The team retrospective usually takes place after each sprint review and focuses on key takeaways that will act as drivers for positive change in the process of the team. No stakeholders are invited. Team only. Period.
Artifacts in Scrum are designed to improve visibility and opportunities for improvement within the team. They provide key information so that everybody has the same understanding of what's happening within the team.
- Product Backlog: the general backlog for the team, a single source of truth
- Sprint Backlog: the highest priority subset of the general backlog for the sprint
- Team board: Visual representation of what work is being done by the team at any given moment, including work assignments and blocks.
Blitz Test: Are You a Good Candidate for Scrum?
- Does your team collaborate with many other teams on a daily basis?
- Does your work mostly consist of projects with finite scope and clear deliverables?
- Do you find it hard to align internally and track progress?
- Are there other Agile teams in your organizations working using Scrum?
- Do you find it hard to estimate how much time and effort a project will take?
If you answer more than three of these questions with a YES, then your best shot might be starting off with SCRUM!
Consider Kanban: Toyota's Secret Weapon for Optimizing Process
The Kanban method for knowledge work, as formulated by David J. Anderson, consists of four basic principles and six core practices. The Kanban principles encourage teams to start slowly and layer on Kanban practices into their process gradually:
Kanban Basic Principles:
1) Start with what you do now
2) Agree to pursue incremental change
3) Respect the current process, roles, and responsibilities
4) Encourage acts of leadership
The Kanban core practices provide a simple, clear framework for promoting visibility and managing the workflow in a way that is inclusive to all team members:
Kanban Core Practices:
1) Visualize the workflow
The main element of Kanban is the Kanban board, which helps teams to visualize workflow, discover bottlenecks in their process, and analyze efficiency and capacity.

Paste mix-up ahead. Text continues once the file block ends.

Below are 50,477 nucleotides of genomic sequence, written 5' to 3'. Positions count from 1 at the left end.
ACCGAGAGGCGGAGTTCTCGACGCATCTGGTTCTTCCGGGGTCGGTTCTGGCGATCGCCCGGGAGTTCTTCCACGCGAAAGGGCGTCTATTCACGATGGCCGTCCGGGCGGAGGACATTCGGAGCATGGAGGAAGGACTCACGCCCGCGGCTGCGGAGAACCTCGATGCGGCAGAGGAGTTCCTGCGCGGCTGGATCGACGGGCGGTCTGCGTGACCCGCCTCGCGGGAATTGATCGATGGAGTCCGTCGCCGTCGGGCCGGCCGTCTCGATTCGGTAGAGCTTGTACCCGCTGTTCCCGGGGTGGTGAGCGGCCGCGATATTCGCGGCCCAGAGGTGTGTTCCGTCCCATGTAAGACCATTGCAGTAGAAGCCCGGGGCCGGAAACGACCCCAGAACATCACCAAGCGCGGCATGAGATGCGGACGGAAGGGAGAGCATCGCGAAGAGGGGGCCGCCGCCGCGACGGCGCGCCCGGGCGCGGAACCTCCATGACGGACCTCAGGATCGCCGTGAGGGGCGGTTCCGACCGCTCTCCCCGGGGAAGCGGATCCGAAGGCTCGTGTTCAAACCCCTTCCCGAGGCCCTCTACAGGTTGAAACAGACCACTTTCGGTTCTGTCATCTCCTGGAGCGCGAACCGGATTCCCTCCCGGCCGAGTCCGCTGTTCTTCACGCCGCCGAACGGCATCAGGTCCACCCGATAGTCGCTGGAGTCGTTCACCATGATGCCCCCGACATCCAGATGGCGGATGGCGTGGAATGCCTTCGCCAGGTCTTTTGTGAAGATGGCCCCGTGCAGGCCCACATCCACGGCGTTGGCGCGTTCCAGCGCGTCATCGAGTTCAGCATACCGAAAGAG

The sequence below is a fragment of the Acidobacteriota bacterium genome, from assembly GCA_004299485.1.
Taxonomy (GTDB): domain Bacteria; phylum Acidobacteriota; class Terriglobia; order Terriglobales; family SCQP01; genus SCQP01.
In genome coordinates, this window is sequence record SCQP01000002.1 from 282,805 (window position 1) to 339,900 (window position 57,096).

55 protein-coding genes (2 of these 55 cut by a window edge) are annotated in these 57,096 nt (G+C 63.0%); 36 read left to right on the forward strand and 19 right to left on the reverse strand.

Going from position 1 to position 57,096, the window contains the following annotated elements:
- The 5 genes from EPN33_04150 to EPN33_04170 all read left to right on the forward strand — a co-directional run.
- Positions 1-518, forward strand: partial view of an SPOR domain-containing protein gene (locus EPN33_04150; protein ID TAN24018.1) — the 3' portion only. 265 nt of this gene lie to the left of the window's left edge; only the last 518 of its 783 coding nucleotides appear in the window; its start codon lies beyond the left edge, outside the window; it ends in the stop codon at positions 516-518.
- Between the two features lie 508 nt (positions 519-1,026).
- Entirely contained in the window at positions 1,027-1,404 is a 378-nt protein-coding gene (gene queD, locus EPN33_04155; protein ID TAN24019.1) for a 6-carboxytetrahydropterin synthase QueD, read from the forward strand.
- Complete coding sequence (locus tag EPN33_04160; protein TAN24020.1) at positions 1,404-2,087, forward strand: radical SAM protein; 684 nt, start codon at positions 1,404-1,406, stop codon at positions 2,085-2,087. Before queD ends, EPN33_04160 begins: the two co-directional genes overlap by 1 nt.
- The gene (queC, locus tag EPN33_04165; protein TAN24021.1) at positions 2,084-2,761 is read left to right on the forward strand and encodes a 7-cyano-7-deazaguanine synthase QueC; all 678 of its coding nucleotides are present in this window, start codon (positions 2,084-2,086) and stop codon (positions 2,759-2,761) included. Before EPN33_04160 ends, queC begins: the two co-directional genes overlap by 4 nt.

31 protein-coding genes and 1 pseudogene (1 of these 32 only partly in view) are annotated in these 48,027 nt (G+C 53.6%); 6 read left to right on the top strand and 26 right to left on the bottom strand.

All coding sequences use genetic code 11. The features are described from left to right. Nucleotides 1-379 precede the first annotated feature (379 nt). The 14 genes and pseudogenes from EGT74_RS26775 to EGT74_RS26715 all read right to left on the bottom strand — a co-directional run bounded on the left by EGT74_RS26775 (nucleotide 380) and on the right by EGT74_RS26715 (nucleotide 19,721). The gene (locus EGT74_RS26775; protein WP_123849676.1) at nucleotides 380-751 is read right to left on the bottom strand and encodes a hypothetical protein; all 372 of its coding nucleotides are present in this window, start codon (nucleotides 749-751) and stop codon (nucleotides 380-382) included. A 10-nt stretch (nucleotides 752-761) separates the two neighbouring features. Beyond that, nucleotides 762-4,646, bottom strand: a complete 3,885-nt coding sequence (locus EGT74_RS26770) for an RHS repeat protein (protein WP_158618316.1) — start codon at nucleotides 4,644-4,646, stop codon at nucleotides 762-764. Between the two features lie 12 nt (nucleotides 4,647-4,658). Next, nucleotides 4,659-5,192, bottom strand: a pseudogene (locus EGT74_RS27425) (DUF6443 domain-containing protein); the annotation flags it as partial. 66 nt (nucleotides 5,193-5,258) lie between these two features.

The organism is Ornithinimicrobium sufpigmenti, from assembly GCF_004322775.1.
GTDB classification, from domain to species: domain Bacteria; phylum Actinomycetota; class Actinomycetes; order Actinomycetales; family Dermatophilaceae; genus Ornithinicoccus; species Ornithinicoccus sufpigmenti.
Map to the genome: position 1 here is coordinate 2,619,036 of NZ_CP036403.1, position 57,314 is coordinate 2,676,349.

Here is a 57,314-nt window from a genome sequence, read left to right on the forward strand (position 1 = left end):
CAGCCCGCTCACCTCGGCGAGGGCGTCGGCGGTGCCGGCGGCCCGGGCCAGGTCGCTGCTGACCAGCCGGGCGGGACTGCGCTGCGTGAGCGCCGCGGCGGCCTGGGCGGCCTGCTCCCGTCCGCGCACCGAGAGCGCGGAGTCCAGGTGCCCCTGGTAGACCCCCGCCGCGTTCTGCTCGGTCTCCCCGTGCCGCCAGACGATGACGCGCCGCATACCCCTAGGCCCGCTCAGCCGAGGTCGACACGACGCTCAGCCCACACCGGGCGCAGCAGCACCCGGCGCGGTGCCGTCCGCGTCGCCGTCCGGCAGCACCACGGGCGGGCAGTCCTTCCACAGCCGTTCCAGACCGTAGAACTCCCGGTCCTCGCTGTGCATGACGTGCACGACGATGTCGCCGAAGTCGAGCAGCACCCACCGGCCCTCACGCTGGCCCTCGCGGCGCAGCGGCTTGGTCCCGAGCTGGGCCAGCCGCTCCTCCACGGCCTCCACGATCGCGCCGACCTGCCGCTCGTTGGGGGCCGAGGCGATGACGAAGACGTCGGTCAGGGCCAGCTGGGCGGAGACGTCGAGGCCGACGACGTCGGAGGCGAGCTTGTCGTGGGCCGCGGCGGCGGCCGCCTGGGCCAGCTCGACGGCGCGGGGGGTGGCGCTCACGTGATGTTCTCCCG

2) Limit WIP (work in progress)
Work in progress limits encourage the team to avoid multitasking and start finishing the work items them begin working on. By reducing context switching, applying work in progress limits allows you to finish tasks faster and proceed with the next ones in the pipeline at a healthy pace.
3) Manage flow
Kanban is focused on shifting the focus from managing the people to managing the work. This helps avoid keeping teams busy all the time and fosters understanding of how we get work through the system faster to deliver to the customer early and often.
4) Make process and policies explicit
This practice refers to the Kanban process and policies that are agreed upon by team members. Making them explicit helps everyone stay on the same page regarding what's expected. As the team evolves, these policies may be revised to reflect the current situation.
5) Implement feedback loops
Also known as Kanban cadences, feedback loops are the means of driving continuous improvement on existing processes.
6) Improve collaboratively
Kanban focuses on Kaizen (continuous improvement) by encouraging the team to consistently evolve current process with the aim to eliminate wasteful activities and improve the value stream.
This Agile framework fits the the marketing team process because marketing work tends to be ongoing and recurring.
For example, there are monthly newsletters, weekly content updates, daily social media management, and so on. In some cases, it may prove to be lacking for teams that work on a project basis, because they often need the more prescriptive and time boxed approach of Scrum to deliver complex projects on time.